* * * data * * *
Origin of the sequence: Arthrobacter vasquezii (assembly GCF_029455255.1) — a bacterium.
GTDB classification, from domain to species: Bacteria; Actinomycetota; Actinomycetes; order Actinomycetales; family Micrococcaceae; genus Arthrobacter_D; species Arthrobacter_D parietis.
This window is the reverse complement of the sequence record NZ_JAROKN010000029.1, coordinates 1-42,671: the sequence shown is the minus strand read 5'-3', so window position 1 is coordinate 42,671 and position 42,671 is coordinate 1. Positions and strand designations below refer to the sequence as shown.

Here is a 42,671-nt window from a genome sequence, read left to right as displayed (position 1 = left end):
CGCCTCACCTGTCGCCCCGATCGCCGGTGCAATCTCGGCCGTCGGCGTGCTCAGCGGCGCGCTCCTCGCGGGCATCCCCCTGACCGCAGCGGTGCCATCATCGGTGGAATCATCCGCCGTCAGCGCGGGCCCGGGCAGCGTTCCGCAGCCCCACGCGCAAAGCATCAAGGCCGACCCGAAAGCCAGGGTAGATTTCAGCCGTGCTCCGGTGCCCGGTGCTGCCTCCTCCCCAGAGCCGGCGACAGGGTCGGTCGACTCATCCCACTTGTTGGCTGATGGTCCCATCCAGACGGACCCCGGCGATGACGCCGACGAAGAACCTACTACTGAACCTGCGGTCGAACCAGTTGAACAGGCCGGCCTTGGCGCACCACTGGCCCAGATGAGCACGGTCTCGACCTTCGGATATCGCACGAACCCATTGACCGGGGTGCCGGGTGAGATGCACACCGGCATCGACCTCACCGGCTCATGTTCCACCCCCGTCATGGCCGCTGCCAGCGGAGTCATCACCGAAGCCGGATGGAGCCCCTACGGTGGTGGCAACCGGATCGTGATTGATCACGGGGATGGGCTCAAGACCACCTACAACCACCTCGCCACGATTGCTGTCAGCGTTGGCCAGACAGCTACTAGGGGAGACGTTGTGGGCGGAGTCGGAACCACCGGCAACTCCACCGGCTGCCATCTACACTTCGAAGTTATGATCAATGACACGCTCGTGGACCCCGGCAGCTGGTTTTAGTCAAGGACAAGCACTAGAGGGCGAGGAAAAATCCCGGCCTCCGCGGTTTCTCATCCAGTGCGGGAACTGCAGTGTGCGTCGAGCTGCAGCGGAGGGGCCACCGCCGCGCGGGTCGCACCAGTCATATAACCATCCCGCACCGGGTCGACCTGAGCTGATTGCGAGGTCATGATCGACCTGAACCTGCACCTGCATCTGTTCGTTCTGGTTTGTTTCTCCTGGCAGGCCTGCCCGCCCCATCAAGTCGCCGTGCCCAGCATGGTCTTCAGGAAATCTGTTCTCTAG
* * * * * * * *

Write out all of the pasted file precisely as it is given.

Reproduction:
Origin of the sequence: Arthrobacter vasquezii (assembly GCF_029455255.1) — a bacterium.
GTDB classification, from domain to species: Bacteria; Actinomycetota; Actinomycetes; order Actinomycetales; family Micrococcaceae; genus Arthrobacter_D; species Arthrobacter_D parietis.
This window is the reverse complement of the sequence record NZ_JAROKN010000029.1, coordinates 1-42,671: the sequence shown is the minus strand read 5'-3', so window position 1 is coordinate 42,671 and position 42,671 is coordinate 1. Positions and strand designations below refer to the sequence as shown.

Here is a 42,671-nt window from a genome sequence, read left to right as displayed (position 1 = left end):
CGCCTCACCTGTCGCCCCGATCGCCGGTGCAATCTCGGCCGTCGGCGTGCTCAGCGGCGCGCTCCTCGCGGGCATCCCCCTGACCGCAGCGGTGCCATCATCGGTGGAATCATCCGCCGTCAGCGCGGGCCCGGGCAGCGTTCCGCAGCCCCACGCGCAAAGCATCAAGGCCGACCCGAAAGCCAGGGTAGATTTCAGCCGTGCTCCGGTGCCCGGTGCTGCCTCCTCCCCAGAGCCGGCGACAGGGTCGGTCGACTCATCCCACTTGTTGGCTGATGGTCCCATCCAGACGGACCCCGGCGATGACGCCGACGAAGAACCTACTACTGAACCTGCGGTCGAACCAGTTGAACAGGCCGGCCTTGGCGCACCACTGGCCCAGATGAGCACGGTCTCGACCTTCGGATATCGCACGAACCCATTGACCGGGGTGCCGGGTGAGATGCACACCGGCATCGACCTCACCGGCTCATGTTCCACCCCCGTCATGGCCGCTGCCAGCGGAGTCATCACCGAAGCCGGATGGAGCCCCTACGGTGGTGGCAACCGGATCGTGATTGATCACGGGGATGGGCTCAAGACCACCTACAACCACCTCGCCACGATTGCTGTCAGCGTTGGCCAGACAGCTACTAGGGGAGACGTTGTGGGCGGAGTCGGAACCACCGGCAACTCCACCGGCTGCCATCTACACTTCGAAGTTATGATCAATGACACGCTCGTGGACCCCGGCAGCTGGTTTTAGTCAAGGACAAGCACTAGAGGGCGAGGAAAAATCCCGGCCTCCGCGGTTTCTCATCCAGTGCGGGAACTGCAGTGTGCGTCGAGCTGCAGCGGAGGGGCCACCGCCGCGCGGGTCGCACCAGTCATATAACCATCCCGCACCGGGTCGACCTGAGCTGATTGCGAGGTCATGATCGACCTGAACCTGCACCTGCATCTGTTCGTTCTGGTTTGTTTCTCCTGGCAGGCCTGCCCGCCCCATCAAGTCGCCGTGCCCAGCATGGTCTTCAGGAAATCTGTTCTCTAG